A proper welcome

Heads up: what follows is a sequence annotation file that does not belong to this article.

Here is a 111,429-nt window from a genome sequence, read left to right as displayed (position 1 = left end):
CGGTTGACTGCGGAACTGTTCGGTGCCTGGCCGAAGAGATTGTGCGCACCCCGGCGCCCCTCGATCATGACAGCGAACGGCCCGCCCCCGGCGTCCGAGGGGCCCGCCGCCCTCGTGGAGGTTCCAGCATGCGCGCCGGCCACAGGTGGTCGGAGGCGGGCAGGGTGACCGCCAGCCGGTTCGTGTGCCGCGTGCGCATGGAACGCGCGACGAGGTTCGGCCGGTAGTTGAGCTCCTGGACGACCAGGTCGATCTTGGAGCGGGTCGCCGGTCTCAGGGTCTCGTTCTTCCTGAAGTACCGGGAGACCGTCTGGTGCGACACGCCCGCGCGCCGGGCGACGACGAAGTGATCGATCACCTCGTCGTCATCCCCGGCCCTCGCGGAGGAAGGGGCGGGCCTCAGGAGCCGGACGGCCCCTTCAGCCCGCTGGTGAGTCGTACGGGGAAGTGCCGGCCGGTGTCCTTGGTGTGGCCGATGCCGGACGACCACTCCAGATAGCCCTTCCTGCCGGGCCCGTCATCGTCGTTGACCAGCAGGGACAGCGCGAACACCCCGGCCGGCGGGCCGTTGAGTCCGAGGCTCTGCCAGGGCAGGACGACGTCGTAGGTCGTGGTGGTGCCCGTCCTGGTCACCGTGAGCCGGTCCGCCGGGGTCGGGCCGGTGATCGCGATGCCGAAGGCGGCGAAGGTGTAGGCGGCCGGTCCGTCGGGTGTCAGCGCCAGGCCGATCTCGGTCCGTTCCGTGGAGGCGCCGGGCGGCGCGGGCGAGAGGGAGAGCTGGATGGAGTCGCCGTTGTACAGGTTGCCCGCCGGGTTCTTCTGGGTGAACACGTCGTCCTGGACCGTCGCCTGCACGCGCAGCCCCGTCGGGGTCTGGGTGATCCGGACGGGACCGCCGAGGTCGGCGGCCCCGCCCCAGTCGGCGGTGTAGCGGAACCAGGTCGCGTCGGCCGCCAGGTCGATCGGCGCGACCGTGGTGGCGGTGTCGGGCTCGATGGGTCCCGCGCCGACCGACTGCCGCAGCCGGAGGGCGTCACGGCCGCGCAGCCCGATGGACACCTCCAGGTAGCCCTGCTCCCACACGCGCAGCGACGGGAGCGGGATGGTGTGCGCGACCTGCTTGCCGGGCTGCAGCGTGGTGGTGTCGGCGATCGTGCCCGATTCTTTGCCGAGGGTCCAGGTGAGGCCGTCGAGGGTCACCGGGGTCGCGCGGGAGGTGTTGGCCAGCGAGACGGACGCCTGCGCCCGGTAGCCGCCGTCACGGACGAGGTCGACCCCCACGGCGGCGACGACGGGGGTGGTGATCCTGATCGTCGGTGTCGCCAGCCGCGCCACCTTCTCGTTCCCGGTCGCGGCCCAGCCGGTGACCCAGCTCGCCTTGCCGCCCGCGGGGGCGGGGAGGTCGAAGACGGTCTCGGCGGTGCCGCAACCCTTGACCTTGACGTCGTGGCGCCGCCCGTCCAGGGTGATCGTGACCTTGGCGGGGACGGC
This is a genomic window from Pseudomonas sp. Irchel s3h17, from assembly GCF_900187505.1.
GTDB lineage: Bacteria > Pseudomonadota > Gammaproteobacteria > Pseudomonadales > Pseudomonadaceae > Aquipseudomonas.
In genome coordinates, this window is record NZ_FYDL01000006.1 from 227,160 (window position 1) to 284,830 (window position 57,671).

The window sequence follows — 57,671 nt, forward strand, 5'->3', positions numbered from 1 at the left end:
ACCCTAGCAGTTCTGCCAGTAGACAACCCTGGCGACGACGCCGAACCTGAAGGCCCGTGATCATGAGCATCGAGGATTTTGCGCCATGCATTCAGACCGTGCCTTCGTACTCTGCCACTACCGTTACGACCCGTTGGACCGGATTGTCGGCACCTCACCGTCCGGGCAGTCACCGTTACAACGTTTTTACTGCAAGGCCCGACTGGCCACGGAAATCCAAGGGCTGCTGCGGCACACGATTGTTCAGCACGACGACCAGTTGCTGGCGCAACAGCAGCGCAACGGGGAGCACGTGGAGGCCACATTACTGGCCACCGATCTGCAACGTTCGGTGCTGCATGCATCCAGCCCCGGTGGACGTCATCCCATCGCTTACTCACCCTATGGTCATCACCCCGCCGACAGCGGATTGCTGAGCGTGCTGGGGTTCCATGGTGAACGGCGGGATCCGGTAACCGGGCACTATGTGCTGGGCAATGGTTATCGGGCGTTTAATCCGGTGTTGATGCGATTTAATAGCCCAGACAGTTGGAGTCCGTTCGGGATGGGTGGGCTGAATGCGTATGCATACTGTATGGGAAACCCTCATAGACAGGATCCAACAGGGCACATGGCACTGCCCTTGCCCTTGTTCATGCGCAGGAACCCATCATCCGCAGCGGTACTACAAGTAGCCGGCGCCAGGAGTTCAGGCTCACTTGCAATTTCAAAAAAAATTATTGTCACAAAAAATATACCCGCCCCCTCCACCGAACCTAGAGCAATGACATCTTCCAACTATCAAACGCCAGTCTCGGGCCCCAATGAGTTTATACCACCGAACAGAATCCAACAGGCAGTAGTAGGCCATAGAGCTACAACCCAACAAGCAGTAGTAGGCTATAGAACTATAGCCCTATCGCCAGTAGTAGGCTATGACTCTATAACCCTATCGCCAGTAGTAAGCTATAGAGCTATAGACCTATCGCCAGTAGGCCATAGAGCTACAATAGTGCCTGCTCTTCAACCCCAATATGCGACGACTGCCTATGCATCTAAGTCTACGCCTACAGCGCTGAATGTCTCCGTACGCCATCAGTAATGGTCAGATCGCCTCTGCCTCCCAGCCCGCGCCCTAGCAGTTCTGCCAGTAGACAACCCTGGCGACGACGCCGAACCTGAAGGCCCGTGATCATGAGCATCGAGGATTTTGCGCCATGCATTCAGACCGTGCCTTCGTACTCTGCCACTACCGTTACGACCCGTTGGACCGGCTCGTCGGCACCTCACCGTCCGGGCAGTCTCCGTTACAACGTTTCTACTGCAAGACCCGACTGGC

ny new CEO’s first 100 days are critical, so companies provide an extensive support system to ensure success. But what about other employees? Increasingly, employers are recognizing that a new recruit’s orientation experience directly contributes to that individual becoming a valuable and committed employee. You’ve invested heavily in selecting a talented new employee—and a potential future leader. You no doubt screened intensively for culture fit. Now the challenge is creating a memorable first-day experience, and building on it to help recruits feel personally connected to your company’s mission and culture. The Great Place to Work Institute’s consulting and research for its Best Workplaces lists, in 29 countries, has identified useful lessons about welcoming new employees. Simply put, people who are genuinely welcomed by their new employer feel respected, personally and professionally. The payoffs include trust in management, commitment to the organization and more inspired job performance. Take Vancity, a credit union based in Vancouver, which is No. 1 on the 2006 Best Workplaces in Canada list, published by Canadian Business. Its existing employees are very proud of their organization and protective of its culture. Vancity gets a head start in orienting recruits because 60% of new hires arrive through referrals by current staff. So orientation begins well before the first day on the job. At Genentech Inc., a leading global biotech in San Francisco and No. 1 on Fortune magazine’s 2006 list of Best Companies to Work For, employment has grown at an average annual rate of 15%, since 2001, which makes welcoming and integrating new hires an ongoing challenge. One of the steps Genentech takes is to provide new hires an opportunity for informal questionand-answer meetings with executives.
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